By 2030, Fuel Costs From Mobility Sector Could Be Reduced By 64%: James Newcomb
In February, 75 senior representatives from the government of India, the private sector, and the civil society developed ideas to transform India’s mobility sector
In February, 75 senior representatives from the government of India, the private sector, and the civil society developed ideas to transform India’s mobility sector. Later, in May, India’s premier national policy think tank, the National Institution for Transforming India (NITI Aayog), and Rocky Mountain Institute (RMI), a global non-profit organization, focused on driving the efficient and restorative use of resources, presented specific and actionable solutions to transform India’s mobility sector.
This work is authored by RMI and NITI Aayog, but is based on the thoughts of about 75 experts from government and civil society across India to develop a set of recommendations on how to transform India’s mobility system.
This is a big piece of the potential solution. Our estimates are that India could save a gigaton of carbon emissions, between now and 2030 from the transition that we described, to electrified shared transportation. So, it’s an environmental solution that builds an infrastructure for the future and very much a sustainable one. The other piece of that which is important is the storing that’s connected to the electricity grid. By having more batteries plugged into the grid, the grid will be more stable and more able to integrate high shares of variable renewables.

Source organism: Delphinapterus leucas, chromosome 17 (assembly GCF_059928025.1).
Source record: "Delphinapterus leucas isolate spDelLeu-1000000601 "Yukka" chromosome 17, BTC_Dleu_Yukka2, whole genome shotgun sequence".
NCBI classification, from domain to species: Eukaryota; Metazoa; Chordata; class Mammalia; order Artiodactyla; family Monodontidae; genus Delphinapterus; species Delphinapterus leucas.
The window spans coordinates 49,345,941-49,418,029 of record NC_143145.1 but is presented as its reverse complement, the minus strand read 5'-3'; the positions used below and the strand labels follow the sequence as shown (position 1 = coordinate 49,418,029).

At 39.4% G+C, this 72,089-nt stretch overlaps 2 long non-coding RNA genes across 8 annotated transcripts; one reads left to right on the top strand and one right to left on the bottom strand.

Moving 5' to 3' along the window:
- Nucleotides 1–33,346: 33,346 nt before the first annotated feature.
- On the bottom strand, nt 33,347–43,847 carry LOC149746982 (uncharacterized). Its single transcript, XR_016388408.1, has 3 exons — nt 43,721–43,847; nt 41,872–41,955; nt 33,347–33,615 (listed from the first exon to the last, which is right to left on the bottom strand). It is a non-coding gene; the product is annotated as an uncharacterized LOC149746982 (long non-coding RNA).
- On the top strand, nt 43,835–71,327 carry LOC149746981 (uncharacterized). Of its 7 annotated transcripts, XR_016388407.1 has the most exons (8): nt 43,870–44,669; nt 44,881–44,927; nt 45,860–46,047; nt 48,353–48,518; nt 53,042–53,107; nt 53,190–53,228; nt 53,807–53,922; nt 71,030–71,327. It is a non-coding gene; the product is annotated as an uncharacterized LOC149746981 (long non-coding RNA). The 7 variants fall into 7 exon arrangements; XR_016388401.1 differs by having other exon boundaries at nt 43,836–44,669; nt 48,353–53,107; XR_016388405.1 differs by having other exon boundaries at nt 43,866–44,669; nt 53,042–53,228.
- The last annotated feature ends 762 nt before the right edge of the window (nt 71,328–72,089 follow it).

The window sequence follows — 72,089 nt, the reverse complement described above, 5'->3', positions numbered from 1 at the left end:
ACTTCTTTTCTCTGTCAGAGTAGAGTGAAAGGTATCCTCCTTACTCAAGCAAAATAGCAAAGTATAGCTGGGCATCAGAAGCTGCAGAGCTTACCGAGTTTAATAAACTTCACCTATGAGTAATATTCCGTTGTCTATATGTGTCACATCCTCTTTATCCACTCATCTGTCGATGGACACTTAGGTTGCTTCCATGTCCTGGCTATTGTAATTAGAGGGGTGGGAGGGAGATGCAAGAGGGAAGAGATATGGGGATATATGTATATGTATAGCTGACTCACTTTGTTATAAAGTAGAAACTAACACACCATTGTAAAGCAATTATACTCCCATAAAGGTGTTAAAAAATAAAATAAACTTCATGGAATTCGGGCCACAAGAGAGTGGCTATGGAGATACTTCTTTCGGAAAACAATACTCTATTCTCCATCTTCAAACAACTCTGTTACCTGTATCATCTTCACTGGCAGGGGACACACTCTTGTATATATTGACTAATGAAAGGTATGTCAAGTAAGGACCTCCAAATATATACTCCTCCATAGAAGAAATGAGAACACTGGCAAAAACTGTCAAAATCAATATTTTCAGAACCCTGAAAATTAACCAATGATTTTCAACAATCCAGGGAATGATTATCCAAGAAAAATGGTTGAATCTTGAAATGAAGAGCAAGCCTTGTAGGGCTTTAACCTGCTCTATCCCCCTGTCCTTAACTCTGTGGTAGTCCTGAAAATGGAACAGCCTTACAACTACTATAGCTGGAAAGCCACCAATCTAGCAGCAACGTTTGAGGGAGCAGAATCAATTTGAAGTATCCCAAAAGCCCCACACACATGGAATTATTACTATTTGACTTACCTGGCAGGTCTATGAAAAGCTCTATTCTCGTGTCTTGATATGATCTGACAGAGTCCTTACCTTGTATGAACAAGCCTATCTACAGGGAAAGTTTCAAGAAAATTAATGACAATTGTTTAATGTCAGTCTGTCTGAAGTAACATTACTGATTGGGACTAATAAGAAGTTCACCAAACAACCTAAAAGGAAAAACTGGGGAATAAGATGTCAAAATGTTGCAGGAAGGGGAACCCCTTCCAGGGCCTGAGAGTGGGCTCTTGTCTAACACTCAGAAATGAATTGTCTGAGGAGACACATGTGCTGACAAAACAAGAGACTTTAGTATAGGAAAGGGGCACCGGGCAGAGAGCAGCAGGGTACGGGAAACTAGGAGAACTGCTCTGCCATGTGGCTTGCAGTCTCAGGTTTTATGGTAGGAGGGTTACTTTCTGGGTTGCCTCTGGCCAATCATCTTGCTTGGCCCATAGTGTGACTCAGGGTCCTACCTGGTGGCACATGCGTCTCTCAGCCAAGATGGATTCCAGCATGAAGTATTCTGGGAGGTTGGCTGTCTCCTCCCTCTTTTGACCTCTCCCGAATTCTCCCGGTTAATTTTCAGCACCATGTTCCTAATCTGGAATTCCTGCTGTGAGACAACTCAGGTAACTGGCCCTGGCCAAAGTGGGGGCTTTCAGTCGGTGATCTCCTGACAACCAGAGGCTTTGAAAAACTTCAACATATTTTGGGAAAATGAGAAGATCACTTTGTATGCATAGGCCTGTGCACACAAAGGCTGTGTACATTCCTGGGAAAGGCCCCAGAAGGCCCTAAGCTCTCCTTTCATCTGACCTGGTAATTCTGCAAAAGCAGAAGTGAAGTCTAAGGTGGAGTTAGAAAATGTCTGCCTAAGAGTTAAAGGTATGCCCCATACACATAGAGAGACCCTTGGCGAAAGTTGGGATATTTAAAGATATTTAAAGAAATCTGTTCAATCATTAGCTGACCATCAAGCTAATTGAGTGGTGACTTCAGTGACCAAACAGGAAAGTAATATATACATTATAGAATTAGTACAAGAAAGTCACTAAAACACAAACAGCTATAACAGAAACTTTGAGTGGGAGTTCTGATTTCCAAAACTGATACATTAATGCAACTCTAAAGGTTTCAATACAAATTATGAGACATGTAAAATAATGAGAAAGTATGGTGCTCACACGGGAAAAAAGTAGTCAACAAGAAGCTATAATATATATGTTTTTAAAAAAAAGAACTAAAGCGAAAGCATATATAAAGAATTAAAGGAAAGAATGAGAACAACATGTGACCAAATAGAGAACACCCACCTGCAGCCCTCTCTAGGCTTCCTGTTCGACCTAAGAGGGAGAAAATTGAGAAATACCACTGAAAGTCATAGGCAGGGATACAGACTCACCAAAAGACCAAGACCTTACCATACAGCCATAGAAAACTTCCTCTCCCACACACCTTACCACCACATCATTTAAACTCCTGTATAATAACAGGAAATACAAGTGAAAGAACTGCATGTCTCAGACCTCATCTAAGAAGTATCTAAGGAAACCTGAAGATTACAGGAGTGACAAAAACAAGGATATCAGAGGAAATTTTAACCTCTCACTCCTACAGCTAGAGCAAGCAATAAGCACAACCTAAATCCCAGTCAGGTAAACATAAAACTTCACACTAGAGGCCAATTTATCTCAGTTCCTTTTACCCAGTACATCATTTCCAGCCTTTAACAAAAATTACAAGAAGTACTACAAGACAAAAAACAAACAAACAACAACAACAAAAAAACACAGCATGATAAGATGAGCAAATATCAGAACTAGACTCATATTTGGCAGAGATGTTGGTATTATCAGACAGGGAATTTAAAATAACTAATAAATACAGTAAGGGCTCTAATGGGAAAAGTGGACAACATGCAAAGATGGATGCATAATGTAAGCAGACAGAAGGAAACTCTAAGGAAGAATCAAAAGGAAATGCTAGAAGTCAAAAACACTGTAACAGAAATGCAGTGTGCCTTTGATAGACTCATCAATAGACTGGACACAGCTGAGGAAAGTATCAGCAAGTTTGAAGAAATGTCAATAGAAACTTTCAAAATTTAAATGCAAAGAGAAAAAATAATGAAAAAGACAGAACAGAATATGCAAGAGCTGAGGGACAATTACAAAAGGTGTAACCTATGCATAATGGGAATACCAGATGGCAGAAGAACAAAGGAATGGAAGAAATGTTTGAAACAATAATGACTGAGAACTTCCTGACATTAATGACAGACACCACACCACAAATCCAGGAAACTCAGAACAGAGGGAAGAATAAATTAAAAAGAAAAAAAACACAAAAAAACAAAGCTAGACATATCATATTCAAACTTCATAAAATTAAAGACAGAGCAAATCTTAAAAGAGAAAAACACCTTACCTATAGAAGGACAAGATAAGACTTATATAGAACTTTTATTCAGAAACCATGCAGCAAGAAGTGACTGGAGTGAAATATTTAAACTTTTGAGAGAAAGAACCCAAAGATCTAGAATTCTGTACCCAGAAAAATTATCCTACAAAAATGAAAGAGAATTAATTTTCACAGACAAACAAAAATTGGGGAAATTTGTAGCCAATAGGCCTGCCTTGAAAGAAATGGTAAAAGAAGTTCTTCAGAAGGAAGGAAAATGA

If you only look at the fuel cost, for example, we estimate that between now and 2030, fuel costs from this sector could be reduced by 64 per cent. There are additional cost reductions that will come over time. Electric vehicles operation cost are lower than those for conventional vehicles. They require less maintenance. So, there are a number of dimensions of saving; they typically cost more upfront, but wherever you can look at the levelized cost, the full cost over time, electric vehicles, the technology is evolving rapidly and they will be cheaper on a life-cycle basis.
India’s very well positioned to make this transition. As I mentioned, part of it has to do with the fact that India is building much of the modern infrastructure for its cities now for the first time. So, relative to China, India is less committed to the old paradigm. China has invested heavily in the development of super highways and despite that, it has suffered massive traffic jams and problems from congestion. India can leapfrog some of those challenges by going to electric sooner and by going to systems that put more people in the same number of vehicles.
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